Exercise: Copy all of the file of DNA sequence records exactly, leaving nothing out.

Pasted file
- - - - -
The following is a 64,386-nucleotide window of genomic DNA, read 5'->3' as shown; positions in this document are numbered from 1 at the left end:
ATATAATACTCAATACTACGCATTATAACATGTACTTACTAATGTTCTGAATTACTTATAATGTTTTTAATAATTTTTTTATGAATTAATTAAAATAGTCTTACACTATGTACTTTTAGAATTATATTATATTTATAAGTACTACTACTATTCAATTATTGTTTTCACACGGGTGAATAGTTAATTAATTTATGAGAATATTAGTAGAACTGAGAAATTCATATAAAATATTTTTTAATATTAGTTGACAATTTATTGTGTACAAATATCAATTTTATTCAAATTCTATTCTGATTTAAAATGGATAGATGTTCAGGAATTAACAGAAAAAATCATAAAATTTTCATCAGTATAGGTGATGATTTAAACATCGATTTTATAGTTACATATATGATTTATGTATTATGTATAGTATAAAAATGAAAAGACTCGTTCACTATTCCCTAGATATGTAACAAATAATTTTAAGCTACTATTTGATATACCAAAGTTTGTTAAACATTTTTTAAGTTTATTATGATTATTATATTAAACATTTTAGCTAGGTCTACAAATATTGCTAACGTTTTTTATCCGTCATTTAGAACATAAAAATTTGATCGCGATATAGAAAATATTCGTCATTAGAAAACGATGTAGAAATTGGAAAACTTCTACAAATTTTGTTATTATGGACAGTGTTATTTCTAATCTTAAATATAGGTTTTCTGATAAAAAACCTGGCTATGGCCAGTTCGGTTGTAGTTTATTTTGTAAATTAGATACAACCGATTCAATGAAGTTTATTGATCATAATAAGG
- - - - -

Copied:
The following is a 64,386-nucleotide window of genomic DNA, read 5'->3' as shown; positions in this document are numbered from 1 at the left end:
ATATAATACTCAATACTACGCATTATAACATGTACTTACTAATGTTCTGAATTACTTATAATGTTTTTAATAATTTTTTTATGAATTAATTAAAATAGTCTTACACTATGTACTTTTAGAATTATATTATATTTATAAGTACTACTACTATTCAATTATTGTTTTCACACGGGTGAATAGTTAATTAATTTATGAGAATATTAGTAGAACTGAGAAATTCATATAAAATATTTTTTAATATTAGTTGACAATTTATTGTGTACAAATATCAATTTTATTCAAATTCTATTCTGATTTAAAATGGATAGATGTTCAGGAATTAACAGAAAAAATCATAAAATTTTCATCAGTATAGGTGATGATTTAAACATCGATTTTATAGTTACATATATGATTTATGTATTATGTATAGTATAAAAATGAAAAGACTCGTTCACTATTCCCTAGATATGTAACAAATAATTTTAAGCTACTATTTGATATACCAAAGTTTGTTAAACATTTTTTAAGTTTATTATGATTATTATATTAAACATTTTAGCTAGGTCTACAAATATTGCTAACGTTTTTTATCCGTCATTTAGAACATAAAAATTTGATCGCGATATAGAAAATATTCGTCATTAGAAAACGATGTAGAAATTGGAAAACTTCTACAAATTTTGTTATTATGGACAGTGTTATTTCTAATCTTAAATATAGGTTTTCTGATAAAAAACCTGGCTATGGCCAGTTCGGTTGTAGTTTATTTTGTAAATTAGATACAACCGATTCAATGAAGTTTATTGATCATAATAAGG